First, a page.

• 1 pint = 20 fluid ounces =  an English beer = 568 ml
  • 2 pints (pts)  = 1 quart  a German beer     = 1.1 L
  • 4 quarts (qrt) = 1 gallon = a large tin of paint = 4.546 L
  • 2 gallons (galls) = 1 peck   9.1 L
  • 4 pecks = 1 bushel.

And then there was the money to get to grips with:
I can remember the wear and tear on the pockets of trousers due to the sheer weight of the coins carried around day by day. Housewives of the day were always either mending or replacing pockets in jackets and trousers.

  • 2 farthings = 1 halfpenny pronounced ‘hapepenny’ = 0.208p
  • 4 farthings = 1 penny (d) abbreviation for the Latin denarius or dinar = 0.417p
  • 3 pennies = 1  threepenny bit  this was a brass coin with 12 sides and there was an older silver one which was small and round. They used them to put in Birthday cakes and Wedding cakes and if you happen to get one in your piece of cake ( Gulp) it was considered lucky. = 1.25p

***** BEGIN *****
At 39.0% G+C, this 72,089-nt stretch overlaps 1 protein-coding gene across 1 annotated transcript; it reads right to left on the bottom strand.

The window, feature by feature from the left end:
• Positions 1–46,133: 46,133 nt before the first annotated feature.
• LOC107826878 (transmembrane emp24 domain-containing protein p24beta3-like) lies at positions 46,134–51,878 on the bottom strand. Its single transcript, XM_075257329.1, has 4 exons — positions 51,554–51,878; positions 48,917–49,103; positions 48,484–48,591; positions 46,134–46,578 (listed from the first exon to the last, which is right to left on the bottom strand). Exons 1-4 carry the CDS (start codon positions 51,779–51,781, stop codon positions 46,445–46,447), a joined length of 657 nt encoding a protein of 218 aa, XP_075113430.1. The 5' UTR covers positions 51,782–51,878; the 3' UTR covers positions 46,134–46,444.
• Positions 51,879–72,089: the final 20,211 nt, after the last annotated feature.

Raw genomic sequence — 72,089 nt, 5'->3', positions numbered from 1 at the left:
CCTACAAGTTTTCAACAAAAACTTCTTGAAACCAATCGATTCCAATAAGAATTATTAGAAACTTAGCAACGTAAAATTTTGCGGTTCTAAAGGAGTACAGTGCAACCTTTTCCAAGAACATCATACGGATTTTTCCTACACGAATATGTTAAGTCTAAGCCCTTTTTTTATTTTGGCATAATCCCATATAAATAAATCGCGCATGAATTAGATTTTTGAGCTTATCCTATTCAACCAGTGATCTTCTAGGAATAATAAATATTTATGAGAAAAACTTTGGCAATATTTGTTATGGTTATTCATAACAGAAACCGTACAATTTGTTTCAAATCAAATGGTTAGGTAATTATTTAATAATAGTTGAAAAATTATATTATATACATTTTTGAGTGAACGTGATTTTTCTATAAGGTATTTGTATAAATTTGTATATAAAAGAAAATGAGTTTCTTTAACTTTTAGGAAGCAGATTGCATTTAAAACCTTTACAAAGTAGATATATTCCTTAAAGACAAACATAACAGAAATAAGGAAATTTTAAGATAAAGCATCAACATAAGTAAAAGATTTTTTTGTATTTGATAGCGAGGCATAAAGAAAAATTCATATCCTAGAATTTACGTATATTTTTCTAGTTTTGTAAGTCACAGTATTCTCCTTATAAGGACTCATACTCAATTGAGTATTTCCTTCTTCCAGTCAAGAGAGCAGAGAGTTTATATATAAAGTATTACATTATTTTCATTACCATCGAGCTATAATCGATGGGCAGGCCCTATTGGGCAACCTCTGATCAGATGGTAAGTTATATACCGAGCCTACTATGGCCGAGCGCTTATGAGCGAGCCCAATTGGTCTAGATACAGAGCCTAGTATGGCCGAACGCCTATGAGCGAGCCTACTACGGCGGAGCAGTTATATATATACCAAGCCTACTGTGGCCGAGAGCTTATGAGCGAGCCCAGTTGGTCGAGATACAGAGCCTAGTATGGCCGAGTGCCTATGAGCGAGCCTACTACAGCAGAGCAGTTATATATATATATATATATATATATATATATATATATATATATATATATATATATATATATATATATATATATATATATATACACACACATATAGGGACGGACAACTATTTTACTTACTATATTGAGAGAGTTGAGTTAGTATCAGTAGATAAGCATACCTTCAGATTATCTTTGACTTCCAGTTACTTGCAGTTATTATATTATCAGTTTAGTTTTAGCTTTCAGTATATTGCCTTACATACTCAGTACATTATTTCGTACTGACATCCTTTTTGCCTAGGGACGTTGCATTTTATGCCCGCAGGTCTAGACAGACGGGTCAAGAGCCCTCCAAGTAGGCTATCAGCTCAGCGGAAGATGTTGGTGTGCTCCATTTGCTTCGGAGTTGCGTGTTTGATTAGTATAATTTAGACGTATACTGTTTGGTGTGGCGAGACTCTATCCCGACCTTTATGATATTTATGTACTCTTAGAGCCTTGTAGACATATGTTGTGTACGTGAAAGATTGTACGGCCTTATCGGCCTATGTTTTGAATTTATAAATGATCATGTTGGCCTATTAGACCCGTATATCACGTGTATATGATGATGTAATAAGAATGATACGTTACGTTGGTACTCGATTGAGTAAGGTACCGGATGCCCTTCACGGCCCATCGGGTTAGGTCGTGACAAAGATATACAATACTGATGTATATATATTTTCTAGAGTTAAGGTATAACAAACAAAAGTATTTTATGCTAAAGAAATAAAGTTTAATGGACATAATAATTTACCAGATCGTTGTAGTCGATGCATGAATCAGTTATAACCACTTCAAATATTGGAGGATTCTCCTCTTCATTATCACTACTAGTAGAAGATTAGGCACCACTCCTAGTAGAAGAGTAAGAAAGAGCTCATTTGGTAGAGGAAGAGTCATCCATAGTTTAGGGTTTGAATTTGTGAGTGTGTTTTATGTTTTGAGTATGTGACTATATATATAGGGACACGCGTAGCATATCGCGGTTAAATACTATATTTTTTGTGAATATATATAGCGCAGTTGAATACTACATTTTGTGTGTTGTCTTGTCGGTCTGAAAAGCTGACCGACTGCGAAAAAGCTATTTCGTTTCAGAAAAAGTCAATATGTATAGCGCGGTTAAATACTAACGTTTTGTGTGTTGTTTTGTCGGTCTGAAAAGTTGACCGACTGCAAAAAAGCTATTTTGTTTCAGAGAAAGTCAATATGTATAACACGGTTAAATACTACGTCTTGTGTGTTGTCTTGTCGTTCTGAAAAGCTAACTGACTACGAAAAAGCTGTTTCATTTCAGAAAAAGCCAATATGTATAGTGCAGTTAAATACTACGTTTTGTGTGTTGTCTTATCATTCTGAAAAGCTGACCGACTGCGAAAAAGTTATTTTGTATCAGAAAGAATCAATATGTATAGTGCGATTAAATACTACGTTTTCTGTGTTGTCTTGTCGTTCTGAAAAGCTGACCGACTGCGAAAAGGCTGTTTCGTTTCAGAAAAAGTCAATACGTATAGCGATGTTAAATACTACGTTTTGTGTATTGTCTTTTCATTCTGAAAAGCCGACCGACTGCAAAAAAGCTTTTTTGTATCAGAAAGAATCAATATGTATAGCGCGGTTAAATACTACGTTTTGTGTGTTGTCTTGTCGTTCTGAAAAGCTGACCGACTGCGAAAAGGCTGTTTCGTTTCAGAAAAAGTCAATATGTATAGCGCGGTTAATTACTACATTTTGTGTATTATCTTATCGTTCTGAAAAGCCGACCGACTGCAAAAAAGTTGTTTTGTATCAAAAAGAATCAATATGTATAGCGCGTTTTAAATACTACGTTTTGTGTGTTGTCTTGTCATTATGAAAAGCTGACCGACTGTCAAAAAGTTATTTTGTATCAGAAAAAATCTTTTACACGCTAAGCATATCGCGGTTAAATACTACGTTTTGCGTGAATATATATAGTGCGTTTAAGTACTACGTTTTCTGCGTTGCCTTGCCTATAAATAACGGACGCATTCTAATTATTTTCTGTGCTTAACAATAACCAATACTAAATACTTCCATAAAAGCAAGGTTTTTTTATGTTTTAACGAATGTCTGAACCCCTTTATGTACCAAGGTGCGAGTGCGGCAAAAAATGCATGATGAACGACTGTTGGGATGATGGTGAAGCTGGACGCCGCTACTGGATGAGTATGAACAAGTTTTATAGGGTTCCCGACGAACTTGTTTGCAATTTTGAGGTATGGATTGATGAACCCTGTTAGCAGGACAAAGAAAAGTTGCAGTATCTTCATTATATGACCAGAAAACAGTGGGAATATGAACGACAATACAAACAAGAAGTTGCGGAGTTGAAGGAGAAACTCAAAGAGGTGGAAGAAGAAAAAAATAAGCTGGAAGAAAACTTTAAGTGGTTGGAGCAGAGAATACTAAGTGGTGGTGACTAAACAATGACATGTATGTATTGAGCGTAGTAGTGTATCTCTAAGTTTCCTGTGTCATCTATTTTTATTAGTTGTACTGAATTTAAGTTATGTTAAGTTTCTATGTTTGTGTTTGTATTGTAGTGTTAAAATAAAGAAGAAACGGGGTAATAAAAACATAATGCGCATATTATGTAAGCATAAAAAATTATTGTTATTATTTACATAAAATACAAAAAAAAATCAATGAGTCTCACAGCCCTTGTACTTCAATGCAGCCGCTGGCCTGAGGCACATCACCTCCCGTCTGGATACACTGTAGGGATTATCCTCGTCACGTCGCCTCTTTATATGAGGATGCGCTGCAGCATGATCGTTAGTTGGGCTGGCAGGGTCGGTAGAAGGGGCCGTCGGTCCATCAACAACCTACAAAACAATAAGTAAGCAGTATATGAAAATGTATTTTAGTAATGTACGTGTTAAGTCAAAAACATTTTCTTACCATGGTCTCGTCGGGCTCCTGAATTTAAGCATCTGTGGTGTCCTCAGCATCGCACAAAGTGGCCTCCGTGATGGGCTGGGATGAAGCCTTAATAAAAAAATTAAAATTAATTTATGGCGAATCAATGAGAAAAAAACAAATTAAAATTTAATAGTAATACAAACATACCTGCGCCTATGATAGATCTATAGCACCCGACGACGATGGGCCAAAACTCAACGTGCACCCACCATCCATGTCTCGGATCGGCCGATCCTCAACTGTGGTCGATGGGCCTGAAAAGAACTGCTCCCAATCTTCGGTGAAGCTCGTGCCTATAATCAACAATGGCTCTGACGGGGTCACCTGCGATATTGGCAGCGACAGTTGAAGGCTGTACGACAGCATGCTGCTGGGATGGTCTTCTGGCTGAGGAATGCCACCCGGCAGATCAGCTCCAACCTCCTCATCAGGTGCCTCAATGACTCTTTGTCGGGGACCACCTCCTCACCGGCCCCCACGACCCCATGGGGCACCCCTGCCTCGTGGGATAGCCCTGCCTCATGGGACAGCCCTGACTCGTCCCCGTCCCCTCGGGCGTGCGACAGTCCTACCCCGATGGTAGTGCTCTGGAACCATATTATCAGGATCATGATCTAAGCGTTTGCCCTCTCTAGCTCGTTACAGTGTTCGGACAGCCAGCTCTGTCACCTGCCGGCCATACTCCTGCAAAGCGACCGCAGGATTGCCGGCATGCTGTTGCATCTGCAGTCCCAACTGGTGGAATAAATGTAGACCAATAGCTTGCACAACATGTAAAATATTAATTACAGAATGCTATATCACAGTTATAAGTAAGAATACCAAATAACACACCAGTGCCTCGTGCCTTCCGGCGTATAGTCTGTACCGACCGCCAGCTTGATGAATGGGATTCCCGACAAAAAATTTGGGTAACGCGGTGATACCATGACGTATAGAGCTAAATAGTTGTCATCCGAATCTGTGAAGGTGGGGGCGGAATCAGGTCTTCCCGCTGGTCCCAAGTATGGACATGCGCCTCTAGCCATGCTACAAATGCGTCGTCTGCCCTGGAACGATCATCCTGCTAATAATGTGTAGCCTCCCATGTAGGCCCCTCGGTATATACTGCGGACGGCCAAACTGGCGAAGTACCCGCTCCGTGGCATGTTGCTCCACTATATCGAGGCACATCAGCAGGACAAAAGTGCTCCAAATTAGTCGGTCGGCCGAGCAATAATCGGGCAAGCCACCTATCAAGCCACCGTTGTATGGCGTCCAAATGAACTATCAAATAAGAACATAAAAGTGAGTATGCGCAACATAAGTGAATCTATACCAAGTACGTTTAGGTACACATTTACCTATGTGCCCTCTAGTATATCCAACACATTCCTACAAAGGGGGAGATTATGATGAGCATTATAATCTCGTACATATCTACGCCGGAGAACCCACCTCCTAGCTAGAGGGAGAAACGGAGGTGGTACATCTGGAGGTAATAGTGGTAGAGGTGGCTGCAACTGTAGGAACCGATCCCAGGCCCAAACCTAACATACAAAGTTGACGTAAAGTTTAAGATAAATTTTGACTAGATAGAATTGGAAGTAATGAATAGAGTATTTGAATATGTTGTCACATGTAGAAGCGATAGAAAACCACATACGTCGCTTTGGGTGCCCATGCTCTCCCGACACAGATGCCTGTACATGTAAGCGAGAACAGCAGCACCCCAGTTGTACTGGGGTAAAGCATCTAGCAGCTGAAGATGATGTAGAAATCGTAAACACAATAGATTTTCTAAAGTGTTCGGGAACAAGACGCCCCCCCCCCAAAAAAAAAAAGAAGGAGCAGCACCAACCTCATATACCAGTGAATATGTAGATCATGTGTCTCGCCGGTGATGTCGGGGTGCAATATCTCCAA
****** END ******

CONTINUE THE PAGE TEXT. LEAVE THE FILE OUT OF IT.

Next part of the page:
• 6 pennies = 1 sixpenny piece  this was the first coin in nickel = 2.5p
  • 12 pennies = 1 shilling it was known as a bob as in ‘bob a job’ = 5p
  • 2 shillings = 1 florin = 10p
  • 2s-6p; 2/6d = 1 half a crown the biggest coin in regular use = 12.5p
  • 10 shillings= 1 ten ‘bob’ note, this was the first in paper money = 50p
  • 20 shillings = 1 pound note (quid) there were also £5 notes and £10 notes.

3  French Polishes

1 Pint Metholated Spirits
5ozs  Orange Shellac
¼oz Gum Copal
¼ oz Gum Arabic

1 Pint Metholated Spirits
5ozs  Orange Shellac
1 ½  Gum Sandarach

1 Pint Metholated Spirits
5ozs    Orange Shellac
½         Gum Mastic
White Shellac can be substituted for Orange if a colourless polish is required.

Furniture Cream

½  Pint of Turpintine
Scrape into it 2oz of White Wax
Leave this to dissolve all night
Melt ½ oz of Castile Soap in a pint of boiling water

Let this also stand all night

Mix these two together the next day, and Bottle it for further use.